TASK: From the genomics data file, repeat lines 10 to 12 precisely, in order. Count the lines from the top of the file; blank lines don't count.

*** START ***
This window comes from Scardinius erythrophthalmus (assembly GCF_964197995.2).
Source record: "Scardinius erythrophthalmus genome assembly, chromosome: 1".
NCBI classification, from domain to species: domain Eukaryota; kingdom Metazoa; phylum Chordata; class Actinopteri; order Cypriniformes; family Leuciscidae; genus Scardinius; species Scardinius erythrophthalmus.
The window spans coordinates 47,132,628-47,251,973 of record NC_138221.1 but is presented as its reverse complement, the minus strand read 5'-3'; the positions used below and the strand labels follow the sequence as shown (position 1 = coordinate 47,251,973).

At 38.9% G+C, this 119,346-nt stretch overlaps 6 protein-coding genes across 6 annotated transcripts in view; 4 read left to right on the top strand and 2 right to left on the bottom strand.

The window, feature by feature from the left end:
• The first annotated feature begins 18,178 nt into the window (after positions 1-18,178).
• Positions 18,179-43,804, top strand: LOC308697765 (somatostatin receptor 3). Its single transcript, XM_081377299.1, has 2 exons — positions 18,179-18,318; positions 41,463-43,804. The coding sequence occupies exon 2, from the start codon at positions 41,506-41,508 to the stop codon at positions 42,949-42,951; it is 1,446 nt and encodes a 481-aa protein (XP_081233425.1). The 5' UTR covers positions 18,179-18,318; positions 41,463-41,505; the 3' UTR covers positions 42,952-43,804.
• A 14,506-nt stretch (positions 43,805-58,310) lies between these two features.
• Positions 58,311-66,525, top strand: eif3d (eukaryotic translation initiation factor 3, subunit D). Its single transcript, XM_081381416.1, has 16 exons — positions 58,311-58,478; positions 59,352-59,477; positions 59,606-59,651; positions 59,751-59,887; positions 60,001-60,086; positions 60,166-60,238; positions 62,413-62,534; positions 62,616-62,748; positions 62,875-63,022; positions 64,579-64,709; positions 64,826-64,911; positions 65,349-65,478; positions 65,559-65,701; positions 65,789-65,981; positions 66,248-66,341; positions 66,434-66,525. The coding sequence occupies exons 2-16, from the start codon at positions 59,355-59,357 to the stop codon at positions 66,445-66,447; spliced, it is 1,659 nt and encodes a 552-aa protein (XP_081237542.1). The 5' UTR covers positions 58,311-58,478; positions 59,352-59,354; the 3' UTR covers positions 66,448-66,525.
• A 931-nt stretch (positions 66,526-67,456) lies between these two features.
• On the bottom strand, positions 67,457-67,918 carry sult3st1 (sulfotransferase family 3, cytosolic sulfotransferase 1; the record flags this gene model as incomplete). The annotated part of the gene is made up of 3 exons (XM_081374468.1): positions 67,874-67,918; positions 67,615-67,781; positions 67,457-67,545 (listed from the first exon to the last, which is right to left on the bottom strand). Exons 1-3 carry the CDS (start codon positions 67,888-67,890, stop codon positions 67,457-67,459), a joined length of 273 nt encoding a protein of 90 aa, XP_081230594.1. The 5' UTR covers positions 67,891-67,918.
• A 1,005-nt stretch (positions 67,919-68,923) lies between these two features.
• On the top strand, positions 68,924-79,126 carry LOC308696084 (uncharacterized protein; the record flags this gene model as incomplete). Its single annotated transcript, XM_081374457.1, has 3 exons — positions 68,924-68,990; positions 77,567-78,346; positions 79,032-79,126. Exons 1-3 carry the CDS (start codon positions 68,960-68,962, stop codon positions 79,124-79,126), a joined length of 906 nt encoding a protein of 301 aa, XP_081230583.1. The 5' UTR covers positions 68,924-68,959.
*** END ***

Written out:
• Positions 58,311-66,525, top strand: eif3d (eukaryotic translation initiation factor 3, subunit D). Its single transcript, XM_081381416.1, has 16 exons — positions 58,311-58,478; positions 59,352-59,477; positions 59,606-59,651; positions 59,751-59,887; positions 60,001-60,086; positions 60,166-60,238; positions 62,413-62,534; positions 62,616-62,748; positions 62,875-63,022; positions 64,579-64,709; positions 64,826-64,911; positions 65,349-65,478; positions 65,559-65,701; positions 65,789-65,981; positions 66,248-66,341; positions 66,434-66,525. The coding sequence occupies exons 2-16, from the start codon at positions 59,355-59,357 to the stop codon at positions 66,445-66,447; spliced, it is 1,659 nt and encodes a 552-aa protein (XP_081237542.1). The 5' UTR covers positions 58,311-58,478; positions 59,352-59,354; the 3' UTR covers positions 66,448-66,525.
• A 931-nt stretch (positions 66,526-67,456) lies between these two features.
• On the bottom strand, positions 67,457-67,918 carry sult3st1 (sulfotransferase family 3, cytosolic sulfotransferase 1; the record flags this gene model as incomplete). The annotated part of the gene is made up of 3 exons (XM_081374468.1): positions 67,874-67,918; positions 67,615-67,781; positions 67,457-67,545 (listed from the first exon to the last, which is right to left on the bottom strand). Exons 1-3 carry the CDS (start codon positions 67,888-67,890, stop codon positions 67,457-67,459), a joined length of 273 nt encoding a protein of 90 aa, XP_081230594.1. The 5' UTR covers positions 67,891-67,918.